By Jorge Fuentelsaz
New York, Jun 10 (efe-epa).- “Most of my friends either ended up dying or in jail, or are still living in the same community that we’re in now,” Chris Ramos, one of hundreds of thousands of African-American residents of the New York City borough of the Bronx, said in an interview with Efe.
He is one of millions of people worldwide who have been demanding social justice for the United States’ African-American community following the May 25 death of George Floyd, a black man, at the hands of a white police officer in Minneapolis, Minnesota.
Ramos speaks calmly and clearly and walks slowly.
He spent 10 years of his childhood and early adolescence in one of the city’s public housing “projects” – which in the US are synonymous with minorities, poverty, drugs, crime and violence – until his parents became the beneficiaries of a government-subsidized unit in a lower-crime area of the South Bronx located five blocks away.
The 28.4 percent poverty rate in the Bronx, according to official figures from 2019, is the highest of all of the Big Apple’s five boroughs, and far above the average for the metropolis as a whole.
And in some areas such as Hunts Point, Morris Heights and Concourse, two out of every three families are poor.
That economic hardship goes hand-in-hand with a lack of access to health care and other public services, as well as dirty streets and police harassment of African-Americans, who along with Hispanics make up the majority of the population in that northern borough home to 1.5 million people.
The 27-year-old Ramos has moved back in with his parents temporarily after having lost his job at a sports clothing store due to the coronavirus-triggered lockdown measures, saying he is helping them make ends meet.
The neighborhood seems like a pleasant place at midday, with churches visible every couple of blocks, very few people on the streets and most of the stores closed due to the Covid-19 restrictions.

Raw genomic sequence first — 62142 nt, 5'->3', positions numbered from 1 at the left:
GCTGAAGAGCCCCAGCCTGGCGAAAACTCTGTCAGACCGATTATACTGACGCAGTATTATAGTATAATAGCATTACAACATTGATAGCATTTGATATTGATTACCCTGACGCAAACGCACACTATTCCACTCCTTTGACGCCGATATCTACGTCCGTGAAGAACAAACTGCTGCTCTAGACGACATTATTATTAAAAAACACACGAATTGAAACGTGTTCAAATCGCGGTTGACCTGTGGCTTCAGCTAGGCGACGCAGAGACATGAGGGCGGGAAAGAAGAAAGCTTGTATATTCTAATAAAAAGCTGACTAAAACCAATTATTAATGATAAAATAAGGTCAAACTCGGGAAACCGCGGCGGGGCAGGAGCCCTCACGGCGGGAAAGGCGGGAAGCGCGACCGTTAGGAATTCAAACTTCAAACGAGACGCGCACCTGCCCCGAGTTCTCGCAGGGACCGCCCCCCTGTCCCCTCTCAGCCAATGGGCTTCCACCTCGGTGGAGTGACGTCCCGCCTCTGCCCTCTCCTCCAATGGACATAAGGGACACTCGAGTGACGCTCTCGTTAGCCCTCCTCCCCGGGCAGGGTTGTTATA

But Ramos said it is not safe to walk around after nightfall.
“It’s not for everybody,” he said, noting that people in his neighborhood have two primary concerns: “people in your community because there’s a lot of gang violence and just senseless violence, and we also have to worry about the police.”
“You kind of get it from both sides. So it’s definitely difficult. But we do what we can. We try to prosper. We try to make the best of our situation.”
Ramos said he has suffered from racism and been harassed by police countless times. He said he was jailed on one occasion for three days until the charges against him were dropped and that one of his best friends spent three years in a juvenile detention center between the ages of 14 and 17.
He told of one incident a year ago in which he and his friends were approached by undercover police officers near the Davidson Houses project.
“A black (Chevrolet) Impala asked us what we were doing. We let them know we were just hanging out. They asked us if we lived in the building, which most of my friends do. And they still decided to search everybody and they told everybody to face this way, grab the gate,” Ramos said.
“And I was kind of against the gate, and the undercover (cop) just put his elbow against my back and then kicked my legs out from under me, telling me to stop resisting when I wasn’t even moving. I just had my hands up. There was nothing much we could really do. My friends just watched,” he said, adding that several pieces of his dental apparatus broke off when his face hit the gate’s iron bars.
“It happens a lot more times than you think, especially here you’re constantly being harassed by police or assaulted by police and everybody just brushes it off as it’s normal or it’s normalized, but it’s really not.”
At the end of 2017, more African Americans (475,900) were housed at federal prisons in the US than white inmates (436,500) even though white people outnumber blacks nationwide four to one.
Life expectancy for black men in the US is one year and three months less than it is for white males, while African-American women live an average of seven months less than their white fellow citizens.